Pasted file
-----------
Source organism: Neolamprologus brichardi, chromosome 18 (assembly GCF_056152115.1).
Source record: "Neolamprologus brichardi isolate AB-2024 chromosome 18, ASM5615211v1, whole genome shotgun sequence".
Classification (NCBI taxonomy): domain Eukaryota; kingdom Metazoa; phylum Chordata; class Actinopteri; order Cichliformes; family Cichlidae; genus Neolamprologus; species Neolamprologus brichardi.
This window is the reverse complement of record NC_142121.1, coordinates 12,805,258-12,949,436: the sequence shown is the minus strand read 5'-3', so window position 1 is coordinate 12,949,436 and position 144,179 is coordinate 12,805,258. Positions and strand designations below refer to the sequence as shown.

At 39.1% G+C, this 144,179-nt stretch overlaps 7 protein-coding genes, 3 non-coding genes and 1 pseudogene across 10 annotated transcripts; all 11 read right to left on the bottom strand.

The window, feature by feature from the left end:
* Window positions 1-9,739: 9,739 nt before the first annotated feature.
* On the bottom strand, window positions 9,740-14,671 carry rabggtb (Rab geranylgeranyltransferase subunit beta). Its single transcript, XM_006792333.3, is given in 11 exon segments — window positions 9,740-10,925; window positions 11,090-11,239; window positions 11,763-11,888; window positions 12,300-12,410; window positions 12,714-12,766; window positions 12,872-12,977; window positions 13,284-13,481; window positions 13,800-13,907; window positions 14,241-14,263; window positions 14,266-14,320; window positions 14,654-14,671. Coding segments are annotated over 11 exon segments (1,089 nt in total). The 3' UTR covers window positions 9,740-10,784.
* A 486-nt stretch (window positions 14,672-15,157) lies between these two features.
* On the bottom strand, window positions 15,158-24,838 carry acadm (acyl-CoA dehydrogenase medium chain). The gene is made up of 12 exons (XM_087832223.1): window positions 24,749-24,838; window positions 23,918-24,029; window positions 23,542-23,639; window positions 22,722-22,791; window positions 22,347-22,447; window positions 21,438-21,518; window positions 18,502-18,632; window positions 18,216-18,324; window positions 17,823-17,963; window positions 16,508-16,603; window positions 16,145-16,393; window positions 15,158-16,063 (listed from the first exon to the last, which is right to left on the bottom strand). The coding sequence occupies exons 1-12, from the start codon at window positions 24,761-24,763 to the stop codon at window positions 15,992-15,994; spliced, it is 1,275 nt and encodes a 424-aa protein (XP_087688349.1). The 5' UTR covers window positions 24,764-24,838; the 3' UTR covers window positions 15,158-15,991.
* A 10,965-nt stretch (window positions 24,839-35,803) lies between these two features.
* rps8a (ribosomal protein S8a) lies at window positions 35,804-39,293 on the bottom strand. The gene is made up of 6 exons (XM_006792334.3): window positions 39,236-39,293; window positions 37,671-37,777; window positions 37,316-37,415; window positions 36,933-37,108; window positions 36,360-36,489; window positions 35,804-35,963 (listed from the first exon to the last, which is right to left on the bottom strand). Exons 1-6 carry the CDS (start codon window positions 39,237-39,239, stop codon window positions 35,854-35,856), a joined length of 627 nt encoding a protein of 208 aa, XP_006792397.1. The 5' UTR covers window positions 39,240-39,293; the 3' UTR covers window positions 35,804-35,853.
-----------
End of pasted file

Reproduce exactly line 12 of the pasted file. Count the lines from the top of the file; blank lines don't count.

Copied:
* rps8a (ribosomal protein S8a) lies at window positions 35,804-39,293 on the bottom strand. The gene is made up of 6 exons (XM_006792334.3): window positions 39,236-39,293; window positions 37,671-37,777; window positions 37,316-37,415; window positions 36,933-37,108; window positions 36,360-36,489; window positions 35,804-35,963 (listed from the first exon to the last, which is right to left on the bottom strand). Exons 1-6 carry the CDS (start codon window positions 39,237-39,239, stop codon window positions 35,854-35,856), a joined length of 627 nt encoding a protein of 208 aa, XP_006792397.1. The 5' UTR covers window positions 39,240-39,293; the 3' UTR covers window positions 35,804-35,853.